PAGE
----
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Tropentag, September 17 - 19, 2014 in Prague, Czech Republic

"Bridging the gap between increasing knowledge and decreasing resources"

Smallholder Oil Palm Value Chain in Cameroon: A Case Study from the Department of Sanaga-Maritime

Iyabano Aboubakar Hayatou1,3, Feintrenie Laurène1, Miaro III Ludovic2, Abdelhakim Tahani3

1CIRAD - Central African Regional Office, Cameroon
2WWF, Central Africa Regional Office, Yaoundé, Cameroon, Cameroon
3Mediterranean Agronomic Institute of Montpellier, France


Cameroon has been producing palm oil for centuries but industrial scale production started around 1907 under the German colonisation with the development of estates and mills around the Littoral region (Sanaga-Maritime). The country's production of palm oil can be grouped into traditional (artisanal) and industrial milling. The production is stratified in three groups: an agro-industrial sector, smallholders in contract with agro-industries and traditional independent smallholders also called artisanal sector. Smallholders with less than 5 ha of oil palm represent more than 75% of oil palm growers but provide only half of the production due to very low yields. Despite the presence of these three groups, the national production is not sufficient to cover the domestic consumption. The government considers the oil palm sector (both artisanal and industrial) as an important tool to alleviate poverty and to generate national revenues.

This paper analyses the operation of smallholding oil palm value chain in the Department of Sanaga-Maritime. Data were collected trough field survey that involved distribution of pre-structured questionnaires to a sample of 60 actors purposively selected. The data collected through these questionnaires were analysed using Olympe software. The study reveals that, oil palm smallholding value chain is made up of three categories of farmers: family farms, rural and urban investors. The average margins of farmers are higher for the plantation of urban investors, followed by those of the rural investor and the family farms. Family farmers are the actors who process all their produce into red palm oil, whereas, the rural investor and urban elites do not process their produce. They rather sell their nuts, either to local artisanal millers or to the local agro industry. Two types of artisanal millers have been identified: manual vertical press users and combined motorized horizontal press users. In general, the motorized horizontal presses have a higher production capacity (tons/day) than the manuals presses. The study also reveals that the extraction rate slightly differs according to the type of press used.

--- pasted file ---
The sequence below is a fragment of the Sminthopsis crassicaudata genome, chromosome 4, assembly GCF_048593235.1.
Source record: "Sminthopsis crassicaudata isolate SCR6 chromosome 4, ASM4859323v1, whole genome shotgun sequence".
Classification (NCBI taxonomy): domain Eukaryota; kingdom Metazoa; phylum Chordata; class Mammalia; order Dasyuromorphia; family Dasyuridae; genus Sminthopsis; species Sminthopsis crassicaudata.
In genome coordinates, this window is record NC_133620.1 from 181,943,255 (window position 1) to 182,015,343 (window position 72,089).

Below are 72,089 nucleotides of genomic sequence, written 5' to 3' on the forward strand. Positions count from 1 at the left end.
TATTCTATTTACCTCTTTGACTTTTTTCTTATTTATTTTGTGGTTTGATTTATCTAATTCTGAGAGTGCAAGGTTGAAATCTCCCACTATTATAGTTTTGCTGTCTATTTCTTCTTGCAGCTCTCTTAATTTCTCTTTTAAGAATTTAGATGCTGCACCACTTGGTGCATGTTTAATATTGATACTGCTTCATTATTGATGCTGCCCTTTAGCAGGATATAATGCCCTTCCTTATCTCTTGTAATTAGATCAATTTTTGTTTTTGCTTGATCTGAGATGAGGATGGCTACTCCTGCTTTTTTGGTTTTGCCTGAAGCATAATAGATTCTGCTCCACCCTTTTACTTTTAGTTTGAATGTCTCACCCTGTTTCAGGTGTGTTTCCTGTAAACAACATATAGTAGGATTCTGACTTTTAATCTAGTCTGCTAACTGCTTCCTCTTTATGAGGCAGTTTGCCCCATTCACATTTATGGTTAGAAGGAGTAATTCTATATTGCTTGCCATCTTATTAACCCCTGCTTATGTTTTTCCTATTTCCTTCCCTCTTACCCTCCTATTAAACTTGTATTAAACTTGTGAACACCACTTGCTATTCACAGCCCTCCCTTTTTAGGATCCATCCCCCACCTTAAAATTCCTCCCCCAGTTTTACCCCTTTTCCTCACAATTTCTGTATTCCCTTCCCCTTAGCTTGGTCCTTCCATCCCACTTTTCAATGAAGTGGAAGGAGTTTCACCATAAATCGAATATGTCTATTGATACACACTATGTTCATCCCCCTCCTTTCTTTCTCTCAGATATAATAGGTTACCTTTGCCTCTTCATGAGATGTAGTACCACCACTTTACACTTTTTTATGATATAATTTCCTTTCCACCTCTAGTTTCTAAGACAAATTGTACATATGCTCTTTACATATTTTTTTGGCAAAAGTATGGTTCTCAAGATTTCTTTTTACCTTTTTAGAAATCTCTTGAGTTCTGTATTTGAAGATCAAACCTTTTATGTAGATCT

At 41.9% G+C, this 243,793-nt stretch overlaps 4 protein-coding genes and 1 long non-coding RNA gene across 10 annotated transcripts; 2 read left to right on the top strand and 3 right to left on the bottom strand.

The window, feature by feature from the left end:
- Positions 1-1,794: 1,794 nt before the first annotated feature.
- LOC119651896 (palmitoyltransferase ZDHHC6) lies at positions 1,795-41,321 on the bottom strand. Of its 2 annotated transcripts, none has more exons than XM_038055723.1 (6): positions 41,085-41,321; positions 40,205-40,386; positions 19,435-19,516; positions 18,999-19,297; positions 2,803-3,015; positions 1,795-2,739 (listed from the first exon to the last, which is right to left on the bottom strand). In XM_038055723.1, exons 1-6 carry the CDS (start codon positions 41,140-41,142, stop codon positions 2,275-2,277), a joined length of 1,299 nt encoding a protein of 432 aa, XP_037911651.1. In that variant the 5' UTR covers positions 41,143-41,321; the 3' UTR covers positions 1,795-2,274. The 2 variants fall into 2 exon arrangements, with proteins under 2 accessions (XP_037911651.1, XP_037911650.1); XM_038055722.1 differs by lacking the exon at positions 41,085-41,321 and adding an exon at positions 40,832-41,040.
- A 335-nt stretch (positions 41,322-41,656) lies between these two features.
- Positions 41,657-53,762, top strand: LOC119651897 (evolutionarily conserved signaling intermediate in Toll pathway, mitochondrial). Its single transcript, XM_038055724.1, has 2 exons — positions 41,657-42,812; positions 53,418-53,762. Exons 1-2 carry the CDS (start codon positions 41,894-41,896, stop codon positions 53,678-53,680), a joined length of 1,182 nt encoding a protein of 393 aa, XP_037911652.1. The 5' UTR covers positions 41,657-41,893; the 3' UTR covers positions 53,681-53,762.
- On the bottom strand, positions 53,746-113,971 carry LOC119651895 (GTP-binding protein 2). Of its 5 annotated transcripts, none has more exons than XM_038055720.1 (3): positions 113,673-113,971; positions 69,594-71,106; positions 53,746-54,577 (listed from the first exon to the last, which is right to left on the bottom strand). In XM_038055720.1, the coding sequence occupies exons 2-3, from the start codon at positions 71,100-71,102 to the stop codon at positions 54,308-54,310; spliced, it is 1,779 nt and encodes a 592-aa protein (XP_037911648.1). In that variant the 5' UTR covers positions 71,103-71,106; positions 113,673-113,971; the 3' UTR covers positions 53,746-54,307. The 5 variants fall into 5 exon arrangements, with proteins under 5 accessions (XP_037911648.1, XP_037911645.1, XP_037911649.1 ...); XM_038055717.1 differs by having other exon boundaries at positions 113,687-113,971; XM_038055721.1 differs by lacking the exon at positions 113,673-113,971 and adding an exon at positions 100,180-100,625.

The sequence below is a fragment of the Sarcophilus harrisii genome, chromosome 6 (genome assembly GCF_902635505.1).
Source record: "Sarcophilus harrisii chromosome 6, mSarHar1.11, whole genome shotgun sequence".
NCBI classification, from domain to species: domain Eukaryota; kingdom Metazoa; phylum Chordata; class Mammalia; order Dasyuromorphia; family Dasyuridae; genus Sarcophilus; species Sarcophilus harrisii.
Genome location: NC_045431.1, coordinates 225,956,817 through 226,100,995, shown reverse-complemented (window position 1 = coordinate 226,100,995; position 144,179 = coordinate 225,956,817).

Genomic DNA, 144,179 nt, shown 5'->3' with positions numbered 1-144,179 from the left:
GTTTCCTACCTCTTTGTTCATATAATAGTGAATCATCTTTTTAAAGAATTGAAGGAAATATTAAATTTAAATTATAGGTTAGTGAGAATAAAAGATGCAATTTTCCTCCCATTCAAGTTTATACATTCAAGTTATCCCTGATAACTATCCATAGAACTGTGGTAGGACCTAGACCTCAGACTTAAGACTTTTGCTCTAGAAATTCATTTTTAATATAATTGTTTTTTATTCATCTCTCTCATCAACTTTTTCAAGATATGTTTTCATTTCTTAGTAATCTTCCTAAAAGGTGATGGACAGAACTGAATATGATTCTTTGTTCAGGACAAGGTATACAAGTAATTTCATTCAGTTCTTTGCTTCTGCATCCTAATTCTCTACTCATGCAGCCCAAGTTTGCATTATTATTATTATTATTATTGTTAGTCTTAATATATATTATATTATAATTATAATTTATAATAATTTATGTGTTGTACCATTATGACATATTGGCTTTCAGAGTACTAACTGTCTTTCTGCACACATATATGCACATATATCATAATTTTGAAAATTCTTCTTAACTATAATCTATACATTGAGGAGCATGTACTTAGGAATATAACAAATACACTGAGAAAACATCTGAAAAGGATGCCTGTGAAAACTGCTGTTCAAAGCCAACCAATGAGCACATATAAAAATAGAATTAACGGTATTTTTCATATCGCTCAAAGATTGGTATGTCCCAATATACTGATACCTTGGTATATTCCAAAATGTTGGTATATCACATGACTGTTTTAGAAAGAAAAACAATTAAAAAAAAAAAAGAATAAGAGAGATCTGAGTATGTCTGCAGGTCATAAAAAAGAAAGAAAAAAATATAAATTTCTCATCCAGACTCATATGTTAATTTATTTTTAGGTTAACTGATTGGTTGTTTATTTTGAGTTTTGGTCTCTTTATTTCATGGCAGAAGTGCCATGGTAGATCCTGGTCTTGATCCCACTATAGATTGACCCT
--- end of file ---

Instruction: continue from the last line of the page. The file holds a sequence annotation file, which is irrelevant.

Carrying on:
Keywords: Artisanal millers, Cameroon, oil palm, olympe, value chain

Contact Address: Iyabano Aboubakar Hayatou, CIRAD - Central African Regional Office, s/c Laurène Feitrenie CIRAD - Forest Ecosystems Goods and Services Direction Régionale D'afrique Centrale, 2572 Yaoundé, Cameroon, e-mail: iyabano1aboubakar@yahoo.fr

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